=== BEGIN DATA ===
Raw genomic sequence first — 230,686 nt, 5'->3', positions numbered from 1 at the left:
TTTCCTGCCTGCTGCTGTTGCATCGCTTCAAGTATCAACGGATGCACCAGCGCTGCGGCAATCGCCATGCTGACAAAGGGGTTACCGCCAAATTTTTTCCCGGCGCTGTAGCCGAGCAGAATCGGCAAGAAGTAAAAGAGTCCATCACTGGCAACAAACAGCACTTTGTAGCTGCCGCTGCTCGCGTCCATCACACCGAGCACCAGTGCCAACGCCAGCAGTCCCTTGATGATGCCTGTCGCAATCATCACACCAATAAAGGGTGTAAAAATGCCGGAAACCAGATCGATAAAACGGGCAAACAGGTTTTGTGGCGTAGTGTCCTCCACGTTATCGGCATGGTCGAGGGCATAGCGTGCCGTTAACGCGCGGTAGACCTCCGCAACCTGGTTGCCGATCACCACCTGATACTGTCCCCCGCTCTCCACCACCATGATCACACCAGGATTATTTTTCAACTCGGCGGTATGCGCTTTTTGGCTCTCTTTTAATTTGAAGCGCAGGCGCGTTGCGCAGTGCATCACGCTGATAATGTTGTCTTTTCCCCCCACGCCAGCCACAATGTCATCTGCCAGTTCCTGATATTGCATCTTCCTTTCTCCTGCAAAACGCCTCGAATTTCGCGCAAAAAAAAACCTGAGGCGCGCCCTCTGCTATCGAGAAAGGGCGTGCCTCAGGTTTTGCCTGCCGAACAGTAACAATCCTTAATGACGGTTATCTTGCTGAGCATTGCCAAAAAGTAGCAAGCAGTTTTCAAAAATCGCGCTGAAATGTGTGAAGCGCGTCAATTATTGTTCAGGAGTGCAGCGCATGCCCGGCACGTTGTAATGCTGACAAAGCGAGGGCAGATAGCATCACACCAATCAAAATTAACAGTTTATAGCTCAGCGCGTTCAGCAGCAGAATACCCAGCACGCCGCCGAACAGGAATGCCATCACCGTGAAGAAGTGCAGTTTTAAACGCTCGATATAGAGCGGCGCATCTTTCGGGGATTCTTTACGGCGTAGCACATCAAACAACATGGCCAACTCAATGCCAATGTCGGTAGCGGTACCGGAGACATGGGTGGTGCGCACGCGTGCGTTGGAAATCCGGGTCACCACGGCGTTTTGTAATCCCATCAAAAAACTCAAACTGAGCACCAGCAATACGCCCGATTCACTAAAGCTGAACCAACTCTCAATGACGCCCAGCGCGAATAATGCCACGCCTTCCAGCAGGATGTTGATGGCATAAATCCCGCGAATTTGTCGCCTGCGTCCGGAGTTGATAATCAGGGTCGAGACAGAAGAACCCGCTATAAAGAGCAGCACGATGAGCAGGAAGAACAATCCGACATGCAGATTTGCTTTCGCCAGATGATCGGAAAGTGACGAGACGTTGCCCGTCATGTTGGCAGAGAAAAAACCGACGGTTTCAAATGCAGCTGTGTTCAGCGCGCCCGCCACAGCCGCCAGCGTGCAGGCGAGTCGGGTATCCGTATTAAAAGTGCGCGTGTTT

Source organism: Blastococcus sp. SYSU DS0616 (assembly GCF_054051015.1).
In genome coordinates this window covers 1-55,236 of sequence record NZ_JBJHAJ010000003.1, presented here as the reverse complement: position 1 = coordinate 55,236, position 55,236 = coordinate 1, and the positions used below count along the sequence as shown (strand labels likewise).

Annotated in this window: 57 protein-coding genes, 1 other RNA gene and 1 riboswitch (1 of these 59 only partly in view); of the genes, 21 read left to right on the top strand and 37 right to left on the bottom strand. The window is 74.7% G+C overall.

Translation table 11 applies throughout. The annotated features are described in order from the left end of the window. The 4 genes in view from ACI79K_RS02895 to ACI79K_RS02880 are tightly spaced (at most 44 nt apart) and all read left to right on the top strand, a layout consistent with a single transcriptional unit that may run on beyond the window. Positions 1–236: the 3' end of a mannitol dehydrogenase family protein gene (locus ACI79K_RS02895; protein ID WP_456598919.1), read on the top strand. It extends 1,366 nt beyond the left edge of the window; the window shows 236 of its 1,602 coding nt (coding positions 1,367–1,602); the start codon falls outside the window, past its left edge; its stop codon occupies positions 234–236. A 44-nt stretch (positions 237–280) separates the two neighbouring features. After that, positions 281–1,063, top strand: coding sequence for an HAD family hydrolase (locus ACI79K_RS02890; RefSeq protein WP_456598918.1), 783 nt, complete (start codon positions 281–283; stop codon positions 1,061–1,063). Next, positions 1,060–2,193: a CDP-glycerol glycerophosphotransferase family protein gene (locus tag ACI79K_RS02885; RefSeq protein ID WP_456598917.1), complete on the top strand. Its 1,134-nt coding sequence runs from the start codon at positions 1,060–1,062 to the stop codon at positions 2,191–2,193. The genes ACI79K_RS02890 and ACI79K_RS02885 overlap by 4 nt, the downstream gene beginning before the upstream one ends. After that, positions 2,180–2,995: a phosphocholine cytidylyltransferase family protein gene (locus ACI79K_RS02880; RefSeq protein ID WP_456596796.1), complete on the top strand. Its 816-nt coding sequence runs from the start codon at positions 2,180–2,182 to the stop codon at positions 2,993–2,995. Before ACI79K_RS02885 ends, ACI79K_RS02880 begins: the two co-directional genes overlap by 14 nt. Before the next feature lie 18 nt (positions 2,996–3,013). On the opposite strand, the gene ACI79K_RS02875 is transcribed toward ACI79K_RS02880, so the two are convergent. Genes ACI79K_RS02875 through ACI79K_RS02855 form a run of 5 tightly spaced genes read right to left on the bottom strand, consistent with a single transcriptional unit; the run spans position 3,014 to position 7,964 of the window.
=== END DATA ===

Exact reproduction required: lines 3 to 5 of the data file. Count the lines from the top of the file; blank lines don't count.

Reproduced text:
Source organism: Blastococcus sp. SYSU DS0616 (assembly GCF_054051015.1).
In genome coordinates this window covers 1-55,236 of sequence record NZ_JBJHAJ010000003.1, presented here as the reverse complement: position 1 = coordinate 55,236, position 55,236 = coordinate 1, and the positions used below count along the sequence as shown (strand labels likewise).

Annotated in this window: 57 protein-coding genes, 1 other RNA gene and 1 riboswitch (1 of these 59 only partly in view); of the genes, 21 read left to right on the top strand and 37 right to left on the bottom strand. The window is 74.7% G+C overall.